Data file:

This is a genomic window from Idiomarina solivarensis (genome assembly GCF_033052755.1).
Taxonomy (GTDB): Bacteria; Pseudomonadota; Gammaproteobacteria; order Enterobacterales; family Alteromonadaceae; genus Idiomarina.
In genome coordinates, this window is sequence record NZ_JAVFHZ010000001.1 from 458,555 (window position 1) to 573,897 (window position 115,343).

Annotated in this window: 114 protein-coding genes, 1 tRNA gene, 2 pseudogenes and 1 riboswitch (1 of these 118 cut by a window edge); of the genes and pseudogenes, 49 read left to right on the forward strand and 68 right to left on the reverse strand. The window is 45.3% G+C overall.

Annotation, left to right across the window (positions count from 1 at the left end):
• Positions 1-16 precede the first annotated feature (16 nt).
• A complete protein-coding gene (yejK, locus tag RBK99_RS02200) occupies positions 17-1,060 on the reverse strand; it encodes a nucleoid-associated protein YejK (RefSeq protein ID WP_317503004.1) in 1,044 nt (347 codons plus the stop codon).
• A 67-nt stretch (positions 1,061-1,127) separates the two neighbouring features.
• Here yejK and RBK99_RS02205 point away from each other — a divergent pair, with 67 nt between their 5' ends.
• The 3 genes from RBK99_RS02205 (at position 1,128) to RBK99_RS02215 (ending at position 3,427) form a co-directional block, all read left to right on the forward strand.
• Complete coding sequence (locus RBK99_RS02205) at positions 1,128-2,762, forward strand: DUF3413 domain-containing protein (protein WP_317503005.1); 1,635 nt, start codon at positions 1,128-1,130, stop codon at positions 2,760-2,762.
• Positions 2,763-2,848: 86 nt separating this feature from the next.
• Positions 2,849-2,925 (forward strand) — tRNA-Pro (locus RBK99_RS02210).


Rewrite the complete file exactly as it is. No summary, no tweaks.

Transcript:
This is a genomic window from Idiomarina solivarensis (genome assembly GCF_033052755.1).
Taxonomy (GTDB): Bacteria; Pseudomonadota; Gammaproteobacteria; order Enterobacterales; family Alteromonadaceae; genus Idiomarina.
In genome coordinates, this window is sequence record NZ_JAVFHZ010000001.1 from 458,555 (window position 1) to 573,897 (window position 115,343).

Annotated in this window: 114 protein-coding genes, 1 tRNA gene, 2 pseudogenes and 1 riboswitch (1 of these 118 cut by a window edge); of the genes and pseudogenes, 49 read left to right on the forward strand and 68 right to left on the reverse strand. The window is 45.3% G+C overall.

Annotation, left to right across the window (positions count from 1 at the left end):
• Positions 1-16 precede the first annotated feature (16 nt).
• A complete protein-coding gene (yejK, locus tag RBK99_RS02200) occupies positions 17-1,060 on the reverse strand; it encodes a nucleoid-associated protein YejK (RefSeq protein ID WP_317503004.1) in 1,044 nt (347 codons plus the stop codon).
• A 67-nt stretch (positions 1,061-1,127) separates the two neighbouring features.
• Here yejK and RBK99_RS02205 point away from each other — a divergent pair, with 67 nt between their 5' ends.
• The 3 genes from RBK99_RS02205 (at position 1,128) to RBK99_RS02215 (ending at position 3,427) form a co-directional block, all read left to right on the forward strand.
• Complete coding sequence (locus RBK99_RS02205) at positions 1,128-2,762, forward strand: DUF3413 domain-containing protein (protein WP_317503005.1); 1,635 nt, start codon at positions 1,128-1,130, stop codon at positions 2,760-2,762.
• Positions 2,763-2,848: 86 nt separating this feature from the next.
• Positions 2,849-2,925 (forward strand) — tRNA-Pro (locus RBK99_RS02210).